Different people collect all sorts of strange and wonderful things. I used to collect Chinese cigarette packages, beginning in the mid-1970s.
Consumer packaging and branding is an interesting reflection of the times. When things change at a more rapid pace, packaging and branding keep pace.
Chinese cigarette packaging in the 1970s featured lots of red color in the graphics, with brand names like “Worker, Peasant”, “Bountiful Harvest,” “Torch”, “Hero”, “Red Flag”, “Labor”, “Longevity”, “Red Lantern”, “Unite”, “Big Production”, “Great Leap”, “Red Wave”, “Combat”, etc.
One of my favorite brand names was “Allaying Asthma and Relieving Cough” cigarettes, which deserved an award for deception. “Hey Comrade Li, you’re coughing up a storm ! Try puffing on one of these !”
On my first trip to Changsha, in 1977, I went into a little sundry goods shop to look for some local brands. Foreigners were a rarity in Changsha then, and I felt lots of curious eyes on me as I walked into the tiny shop wearing a khaki safari suit, with my camera slung over my shoulder.
Once in the shop, I checked out the cigarettes on offer and asked for a few packets from the old fellow in a loose white T-shirt who was the shopkeeper. I spoke to him in Putonghua.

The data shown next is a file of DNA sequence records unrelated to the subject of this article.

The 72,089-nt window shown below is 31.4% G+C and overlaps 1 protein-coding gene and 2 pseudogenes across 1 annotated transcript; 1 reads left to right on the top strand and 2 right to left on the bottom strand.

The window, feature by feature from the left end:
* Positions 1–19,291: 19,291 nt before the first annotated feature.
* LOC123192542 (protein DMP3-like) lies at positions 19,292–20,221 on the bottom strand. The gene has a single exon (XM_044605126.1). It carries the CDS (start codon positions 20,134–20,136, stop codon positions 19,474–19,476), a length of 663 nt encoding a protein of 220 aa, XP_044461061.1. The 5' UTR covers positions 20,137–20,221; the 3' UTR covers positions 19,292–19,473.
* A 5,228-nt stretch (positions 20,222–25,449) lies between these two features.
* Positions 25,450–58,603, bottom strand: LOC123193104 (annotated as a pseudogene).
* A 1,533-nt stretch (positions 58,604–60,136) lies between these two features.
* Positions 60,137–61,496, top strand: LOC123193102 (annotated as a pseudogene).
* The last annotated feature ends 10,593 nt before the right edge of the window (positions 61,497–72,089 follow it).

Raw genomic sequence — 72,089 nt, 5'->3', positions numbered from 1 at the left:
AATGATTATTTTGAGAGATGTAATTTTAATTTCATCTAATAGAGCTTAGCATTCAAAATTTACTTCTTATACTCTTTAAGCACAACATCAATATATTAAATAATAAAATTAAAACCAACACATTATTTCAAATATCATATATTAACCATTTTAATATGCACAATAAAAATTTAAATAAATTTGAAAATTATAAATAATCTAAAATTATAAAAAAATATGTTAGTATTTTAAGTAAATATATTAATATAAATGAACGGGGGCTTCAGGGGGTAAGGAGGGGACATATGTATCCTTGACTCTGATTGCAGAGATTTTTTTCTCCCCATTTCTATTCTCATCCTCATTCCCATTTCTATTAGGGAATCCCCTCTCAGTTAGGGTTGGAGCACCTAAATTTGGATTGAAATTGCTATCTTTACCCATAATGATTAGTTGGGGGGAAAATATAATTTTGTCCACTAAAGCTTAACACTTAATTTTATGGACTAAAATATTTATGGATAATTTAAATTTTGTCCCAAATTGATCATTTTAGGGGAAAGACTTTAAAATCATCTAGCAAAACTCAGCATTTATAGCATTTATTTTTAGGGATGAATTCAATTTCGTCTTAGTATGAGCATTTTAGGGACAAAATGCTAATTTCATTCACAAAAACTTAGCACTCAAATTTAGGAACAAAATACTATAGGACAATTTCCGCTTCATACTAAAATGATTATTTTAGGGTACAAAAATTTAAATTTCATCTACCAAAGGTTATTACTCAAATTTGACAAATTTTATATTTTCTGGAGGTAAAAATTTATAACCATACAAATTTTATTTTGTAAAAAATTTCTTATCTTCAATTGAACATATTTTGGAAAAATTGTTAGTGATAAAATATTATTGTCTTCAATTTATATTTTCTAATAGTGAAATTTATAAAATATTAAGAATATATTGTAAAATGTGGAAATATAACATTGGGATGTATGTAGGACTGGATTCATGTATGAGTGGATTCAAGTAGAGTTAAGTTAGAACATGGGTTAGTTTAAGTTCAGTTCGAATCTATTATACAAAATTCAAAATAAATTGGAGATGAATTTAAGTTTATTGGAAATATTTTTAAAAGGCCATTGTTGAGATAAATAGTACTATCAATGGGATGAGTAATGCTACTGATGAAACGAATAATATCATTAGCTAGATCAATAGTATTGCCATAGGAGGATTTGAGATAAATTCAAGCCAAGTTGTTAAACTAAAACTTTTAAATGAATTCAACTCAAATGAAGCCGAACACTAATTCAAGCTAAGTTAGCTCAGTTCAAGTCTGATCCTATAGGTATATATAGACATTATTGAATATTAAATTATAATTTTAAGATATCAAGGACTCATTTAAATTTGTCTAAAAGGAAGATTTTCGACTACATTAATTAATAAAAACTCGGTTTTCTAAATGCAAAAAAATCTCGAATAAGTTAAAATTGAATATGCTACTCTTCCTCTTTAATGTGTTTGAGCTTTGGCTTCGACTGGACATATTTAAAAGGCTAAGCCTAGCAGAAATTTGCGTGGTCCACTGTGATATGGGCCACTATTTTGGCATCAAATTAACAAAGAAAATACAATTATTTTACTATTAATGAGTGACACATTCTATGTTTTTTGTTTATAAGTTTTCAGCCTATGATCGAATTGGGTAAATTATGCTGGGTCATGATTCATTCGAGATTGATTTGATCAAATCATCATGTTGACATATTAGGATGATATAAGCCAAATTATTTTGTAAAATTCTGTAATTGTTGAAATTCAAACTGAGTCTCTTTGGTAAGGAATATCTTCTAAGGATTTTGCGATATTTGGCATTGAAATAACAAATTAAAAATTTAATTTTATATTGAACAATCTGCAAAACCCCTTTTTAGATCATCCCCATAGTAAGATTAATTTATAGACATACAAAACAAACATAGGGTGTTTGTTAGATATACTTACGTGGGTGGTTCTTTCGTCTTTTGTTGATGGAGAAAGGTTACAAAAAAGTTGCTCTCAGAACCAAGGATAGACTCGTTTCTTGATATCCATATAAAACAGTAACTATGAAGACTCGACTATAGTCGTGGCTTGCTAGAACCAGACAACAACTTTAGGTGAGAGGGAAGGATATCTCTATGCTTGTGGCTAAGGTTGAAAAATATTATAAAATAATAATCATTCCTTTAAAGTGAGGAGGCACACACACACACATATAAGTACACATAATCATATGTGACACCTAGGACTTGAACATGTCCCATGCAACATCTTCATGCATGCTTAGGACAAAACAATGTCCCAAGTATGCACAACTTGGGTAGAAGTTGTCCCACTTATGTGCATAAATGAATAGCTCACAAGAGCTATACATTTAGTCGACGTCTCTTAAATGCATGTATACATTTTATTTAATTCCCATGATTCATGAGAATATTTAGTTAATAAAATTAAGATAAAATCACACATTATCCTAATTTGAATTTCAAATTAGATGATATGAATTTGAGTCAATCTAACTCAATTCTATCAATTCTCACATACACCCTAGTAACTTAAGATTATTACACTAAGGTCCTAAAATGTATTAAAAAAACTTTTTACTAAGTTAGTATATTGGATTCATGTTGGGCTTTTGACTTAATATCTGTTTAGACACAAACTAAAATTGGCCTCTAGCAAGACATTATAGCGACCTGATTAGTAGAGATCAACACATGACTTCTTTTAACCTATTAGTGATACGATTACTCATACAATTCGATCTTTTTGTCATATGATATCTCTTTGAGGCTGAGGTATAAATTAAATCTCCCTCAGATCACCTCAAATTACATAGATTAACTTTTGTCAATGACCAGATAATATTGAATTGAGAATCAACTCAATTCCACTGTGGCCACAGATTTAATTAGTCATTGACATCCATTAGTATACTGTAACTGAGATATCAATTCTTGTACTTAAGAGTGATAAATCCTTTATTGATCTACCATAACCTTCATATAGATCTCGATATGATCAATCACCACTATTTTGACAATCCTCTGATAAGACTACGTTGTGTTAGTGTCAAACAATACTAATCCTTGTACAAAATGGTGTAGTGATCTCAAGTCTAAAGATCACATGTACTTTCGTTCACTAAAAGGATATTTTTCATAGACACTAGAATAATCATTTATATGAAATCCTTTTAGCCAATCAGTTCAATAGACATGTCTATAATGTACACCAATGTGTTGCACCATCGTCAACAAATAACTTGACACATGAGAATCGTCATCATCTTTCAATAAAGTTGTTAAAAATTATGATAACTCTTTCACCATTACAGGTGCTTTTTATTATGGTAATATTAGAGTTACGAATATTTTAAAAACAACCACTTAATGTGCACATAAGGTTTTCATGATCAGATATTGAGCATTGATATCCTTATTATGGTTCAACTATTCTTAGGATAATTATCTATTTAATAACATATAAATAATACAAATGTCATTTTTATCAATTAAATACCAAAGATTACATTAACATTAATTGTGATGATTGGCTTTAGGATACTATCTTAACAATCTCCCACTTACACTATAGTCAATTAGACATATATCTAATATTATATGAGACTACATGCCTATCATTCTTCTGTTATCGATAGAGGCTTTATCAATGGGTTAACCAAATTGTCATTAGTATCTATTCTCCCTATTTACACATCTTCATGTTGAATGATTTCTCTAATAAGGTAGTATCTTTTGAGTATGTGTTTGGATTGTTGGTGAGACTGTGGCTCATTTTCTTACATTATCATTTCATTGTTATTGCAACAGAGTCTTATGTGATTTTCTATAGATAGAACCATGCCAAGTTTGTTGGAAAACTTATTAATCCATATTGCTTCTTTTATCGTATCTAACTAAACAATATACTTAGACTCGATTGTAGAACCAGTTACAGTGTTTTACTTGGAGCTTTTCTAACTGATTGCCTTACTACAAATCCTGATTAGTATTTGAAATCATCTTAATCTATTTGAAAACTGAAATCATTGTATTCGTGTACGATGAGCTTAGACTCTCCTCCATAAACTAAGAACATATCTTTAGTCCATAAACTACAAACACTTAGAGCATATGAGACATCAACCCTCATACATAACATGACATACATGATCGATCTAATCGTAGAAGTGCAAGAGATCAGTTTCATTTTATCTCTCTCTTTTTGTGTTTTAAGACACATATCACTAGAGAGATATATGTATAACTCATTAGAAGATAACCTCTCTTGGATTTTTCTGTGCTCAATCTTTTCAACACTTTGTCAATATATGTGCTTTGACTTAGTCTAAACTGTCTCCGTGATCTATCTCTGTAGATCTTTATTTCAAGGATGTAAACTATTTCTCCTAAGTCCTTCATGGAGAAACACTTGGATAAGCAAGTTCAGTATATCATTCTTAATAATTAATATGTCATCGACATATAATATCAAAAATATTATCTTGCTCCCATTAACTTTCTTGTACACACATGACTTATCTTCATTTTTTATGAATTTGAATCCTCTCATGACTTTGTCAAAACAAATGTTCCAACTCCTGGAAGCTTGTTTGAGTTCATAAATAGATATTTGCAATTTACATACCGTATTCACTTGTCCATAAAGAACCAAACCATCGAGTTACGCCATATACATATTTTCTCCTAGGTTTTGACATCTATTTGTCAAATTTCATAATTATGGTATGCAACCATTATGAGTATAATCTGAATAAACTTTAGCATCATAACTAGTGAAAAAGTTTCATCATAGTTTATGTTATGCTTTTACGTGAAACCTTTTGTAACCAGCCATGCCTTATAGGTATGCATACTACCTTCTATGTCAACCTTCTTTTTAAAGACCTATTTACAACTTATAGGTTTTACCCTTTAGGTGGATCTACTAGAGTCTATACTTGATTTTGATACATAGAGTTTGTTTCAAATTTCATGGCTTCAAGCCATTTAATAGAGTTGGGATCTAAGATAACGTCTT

From the shocked look on his face, I must have been the only foreigner he had met in his life, at least at such close range. There was a blend of terror and disbelief in his expression, like he had encountered a ghost.
I said again “Comrade, may I have one pack each of these cigarettes please ? “ and mentioned the Chinese brand names of the ones I wanted, while pointing them out to him, one by one.
He did not reply or respond, but continued to stare blankly right past my ghostly self .
I repeated myself slowly and clearly, and once again pointed at the cigarettes I wanted.
At last , he mumbled, hesitantly, in Putonghua, “ I don’t speak a foreign language” (Wo… bu hui… waiyu).
I responded in Putonghua “ I know. It’s not a problem. I am not speaking in a foreign language now.I am speaking to you in Chinese.”
Finally a light went on in his head, and he realized he was conversing with a foreigner, in his shop, in Chinese. Not a ghost.
He wasn’t exactly enthusiastic, but the realization that the end of my visit was near seemed to energize him a bit.
He handed me the cigarettes and my Renminbi change. I thanked him and said goodbye.
I wonder if he’s told the story of this encounter as often as I have.
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